91

In Python, how do you make a subclass from a superclass?

1
  • 3
    Note that the Python changed the way you do subclassing, so there are 2 ways of doing it, and they don't mix. You will get an error if you mix. Read this post to see the difference: stackoverflow.com/questions/1713038/… Jan 23, 2013 at 22:59

13 Answers 13

96
# Initialize using Parent
#
class MySubClass(MySuperClass):
    def __init__(self):
        MySuperClass.__init__(self)

Or, even better, the use of Python's built-in function, super() (see the Python 2/Python 3 documentation for it) may be a slightly better method of calling the parent for initialization:

# Better initialize using Parent (less redundant).
#
class MySubClassBetter(MySuperClass):
    def __init__(self):
        super(MySubClassBetter, self).__init__()

Or, same exact thing as just above, except using the zero argument form of super(), which only works inside a class definition:

class MySubClassBetter(MySuperClass):
    def __init__(self):
        super().__init__()
4
  • 6
    OTOH, some people caution against super, especially for new Python programmers (e.g., Lutz). I avoid it.
    – eric
    Feb 20, 2015 at 20:27
  • 9
    The only reason to avoid super is if you don't understand the differences between how super works in Python, and how super/parent works in other languages. Admittedly this is not obvious to people coming from other languages, but I wouldn't conclude that that qualifies it as something to "caution against". It does work. It just works differently. Just read about what it actually does in Python before you complain about getting results you didn't expect. Nov 16, 2017 at 0:39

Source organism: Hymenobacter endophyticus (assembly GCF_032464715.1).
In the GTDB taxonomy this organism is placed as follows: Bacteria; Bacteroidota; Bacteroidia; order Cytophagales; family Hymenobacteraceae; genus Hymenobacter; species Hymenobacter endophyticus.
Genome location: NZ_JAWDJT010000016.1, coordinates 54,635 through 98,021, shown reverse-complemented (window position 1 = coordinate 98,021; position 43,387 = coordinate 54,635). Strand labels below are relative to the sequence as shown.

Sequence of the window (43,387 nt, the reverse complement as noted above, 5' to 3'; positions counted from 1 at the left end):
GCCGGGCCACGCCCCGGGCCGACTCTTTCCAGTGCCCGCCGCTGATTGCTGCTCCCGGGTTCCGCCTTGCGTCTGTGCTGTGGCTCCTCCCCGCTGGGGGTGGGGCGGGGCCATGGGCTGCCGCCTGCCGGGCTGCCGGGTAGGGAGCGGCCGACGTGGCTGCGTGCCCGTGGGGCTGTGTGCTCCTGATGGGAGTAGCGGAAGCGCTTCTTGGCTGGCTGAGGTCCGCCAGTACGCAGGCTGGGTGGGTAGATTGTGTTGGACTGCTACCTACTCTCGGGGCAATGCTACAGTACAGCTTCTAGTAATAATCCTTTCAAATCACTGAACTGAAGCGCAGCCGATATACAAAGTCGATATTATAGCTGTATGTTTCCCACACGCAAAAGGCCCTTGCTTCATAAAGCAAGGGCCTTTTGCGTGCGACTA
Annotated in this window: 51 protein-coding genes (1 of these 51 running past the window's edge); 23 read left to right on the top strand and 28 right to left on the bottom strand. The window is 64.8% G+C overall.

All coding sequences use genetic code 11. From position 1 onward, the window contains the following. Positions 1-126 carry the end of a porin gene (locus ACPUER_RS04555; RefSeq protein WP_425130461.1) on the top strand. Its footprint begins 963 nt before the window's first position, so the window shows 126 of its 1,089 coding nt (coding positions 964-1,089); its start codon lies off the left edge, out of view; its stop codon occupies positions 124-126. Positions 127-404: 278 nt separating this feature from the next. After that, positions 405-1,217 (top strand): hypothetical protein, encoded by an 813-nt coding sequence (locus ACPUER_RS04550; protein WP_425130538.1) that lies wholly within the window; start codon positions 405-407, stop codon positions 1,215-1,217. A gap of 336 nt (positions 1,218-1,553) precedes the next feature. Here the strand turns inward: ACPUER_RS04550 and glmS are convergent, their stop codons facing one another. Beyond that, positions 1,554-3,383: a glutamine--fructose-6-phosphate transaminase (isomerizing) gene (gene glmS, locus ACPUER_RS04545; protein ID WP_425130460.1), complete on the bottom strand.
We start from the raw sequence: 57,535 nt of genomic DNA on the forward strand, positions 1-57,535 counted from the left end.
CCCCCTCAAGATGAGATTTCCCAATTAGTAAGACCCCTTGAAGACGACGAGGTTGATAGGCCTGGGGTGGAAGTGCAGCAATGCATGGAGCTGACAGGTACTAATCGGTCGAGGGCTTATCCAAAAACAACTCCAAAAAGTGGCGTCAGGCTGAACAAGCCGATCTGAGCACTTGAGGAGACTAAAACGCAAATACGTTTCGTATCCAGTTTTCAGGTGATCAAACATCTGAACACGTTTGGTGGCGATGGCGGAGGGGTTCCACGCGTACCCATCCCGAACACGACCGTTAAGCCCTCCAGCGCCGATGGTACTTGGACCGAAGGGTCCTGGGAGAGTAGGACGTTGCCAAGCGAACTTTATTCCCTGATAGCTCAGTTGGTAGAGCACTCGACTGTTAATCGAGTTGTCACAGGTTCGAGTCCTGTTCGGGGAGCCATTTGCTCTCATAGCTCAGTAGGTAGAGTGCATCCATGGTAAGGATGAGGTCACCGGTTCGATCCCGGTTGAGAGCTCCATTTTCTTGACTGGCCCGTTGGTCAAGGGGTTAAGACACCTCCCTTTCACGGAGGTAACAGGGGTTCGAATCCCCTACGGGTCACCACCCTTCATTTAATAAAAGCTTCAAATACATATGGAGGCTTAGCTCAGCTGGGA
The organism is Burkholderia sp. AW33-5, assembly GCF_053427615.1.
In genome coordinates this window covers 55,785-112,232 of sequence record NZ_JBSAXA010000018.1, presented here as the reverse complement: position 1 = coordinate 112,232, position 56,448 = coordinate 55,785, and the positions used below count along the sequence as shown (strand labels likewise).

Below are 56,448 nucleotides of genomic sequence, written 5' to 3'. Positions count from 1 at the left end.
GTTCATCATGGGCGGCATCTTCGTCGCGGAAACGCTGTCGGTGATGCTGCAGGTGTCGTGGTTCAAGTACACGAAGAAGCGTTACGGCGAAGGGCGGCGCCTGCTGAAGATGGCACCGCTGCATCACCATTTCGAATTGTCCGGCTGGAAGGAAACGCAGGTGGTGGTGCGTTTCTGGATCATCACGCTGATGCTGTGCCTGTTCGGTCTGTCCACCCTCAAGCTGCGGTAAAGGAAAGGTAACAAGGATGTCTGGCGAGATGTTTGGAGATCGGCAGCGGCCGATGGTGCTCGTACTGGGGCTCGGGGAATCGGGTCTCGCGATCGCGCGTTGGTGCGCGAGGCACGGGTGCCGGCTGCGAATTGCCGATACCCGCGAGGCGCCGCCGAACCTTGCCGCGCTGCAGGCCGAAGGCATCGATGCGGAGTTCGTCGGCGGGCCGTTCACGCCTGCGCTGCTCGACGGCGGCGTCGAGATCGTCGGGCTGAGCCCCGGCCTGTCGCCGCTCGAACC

• 6
  • here's this same example with __init__ args Jan 23 at 6:43
69

A heroic little example:

class SuperHero(object): #superclass, inherits from default object
    def getName(self):
        raise NotImplementedError #you want to override this on the child classes

class SuperMan(SuperHero): #subclass, inherits from SuperHero
    def getName(self):
        return "Clark Kent"

class SuperManII(SuperHero): #another subclass
    def getName(self):
       return "Clark Kent, Jr."

if __name__ == "__main__":
    sm = SuperMan()
    print(sm.getName())
    sm2 = SuperManII()
    print(sm2.getName())
    
1
  • Yes... the answer is from 13 years ago, hehe. In any case, now updated ;)
    – ewall
    May 5 at 19:18
38
class MySubClass(MySuperClass):
    def __init__(self):
        MySuperClass.__init__(self)

        # <the rest of your custom initialization code goes here>

The section on inheritance in the python documentation explains it in more detail

2
  • 5
    You only need to define that __init__ method if want to add further code to it, otherwise the original init method is used anyway (although it's worth mentioning, and is perfectly valid code)
    – dbr
    Oct 22, 2009 at 14:37
  • 2